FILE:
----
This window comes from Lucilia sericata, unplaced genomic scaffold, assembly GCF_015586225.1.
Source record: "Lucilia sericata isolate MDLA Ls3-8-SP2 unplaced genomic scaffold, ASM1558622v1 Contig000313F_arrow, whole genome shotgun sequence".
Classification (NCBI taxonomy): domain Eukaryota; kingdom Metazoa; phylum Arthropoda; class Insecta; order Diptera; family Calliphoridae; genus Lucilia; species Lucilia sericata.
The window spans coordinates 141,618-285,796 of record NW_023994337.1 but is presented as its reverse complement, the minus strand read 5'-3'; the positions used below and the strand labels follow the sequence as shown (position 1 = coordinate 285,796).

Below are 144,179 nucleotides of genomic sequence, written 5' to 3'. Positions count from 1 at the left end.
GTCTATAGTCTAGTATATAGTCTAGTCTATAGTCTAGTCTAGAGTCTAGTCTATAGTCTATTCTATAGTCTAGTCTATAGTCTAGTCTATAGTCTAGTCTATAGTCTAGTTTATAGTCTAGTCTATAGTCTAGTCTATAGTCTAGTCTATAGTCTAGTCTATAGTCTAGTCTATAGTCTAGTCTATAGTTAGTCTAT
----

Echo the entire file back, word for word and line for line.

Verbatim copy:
This window comes from Lucilia sericata, unplaced genomic scaffold, assembly GCF_015586225.1.
Source record: "Lucilia sericata isolate MDLA Ls3-8-SP2 unplaced genomic scaffold, ASM1558622v1 Contig000313F_arrow, whole genome shotgun sequence".
Classification (NCBI taxonomy): domain Eukaryota; kingdom Metazoa; phylum Arthropoda; class Insecta; order Diptera; family Calliphoridae; genus Lucilia; species Lucilia sericata.
The window spans coordinates 141,618-285,796 of record NW_023994337.1 but is presented as its reverse complement, the minus strand read 5'-3'; the positions used below and the strand labels follow the sequence as shown (position 1 = coordinate 285,796).

Below are 144,179 nucleotides of genomic sequence, written 5' to 3'. Positions count from 1 at the left end.
GTCTATAGTCTAGTATATAGTCTAGTCTATAGTCTAGTCTAGAGTCTAGTCTATAGTCTATTCTATAGTCTAGTCTATAGTCTAGTCTATAGTCTAGTCTATAGTCTAGTTTATAGTCTAGTCTATAGTCTAGTCTATAGTCTAGTCTATAGTCTAGTCTATAGTCTAGTCTATAGTCTAGTCTATAGTTAGTCTAT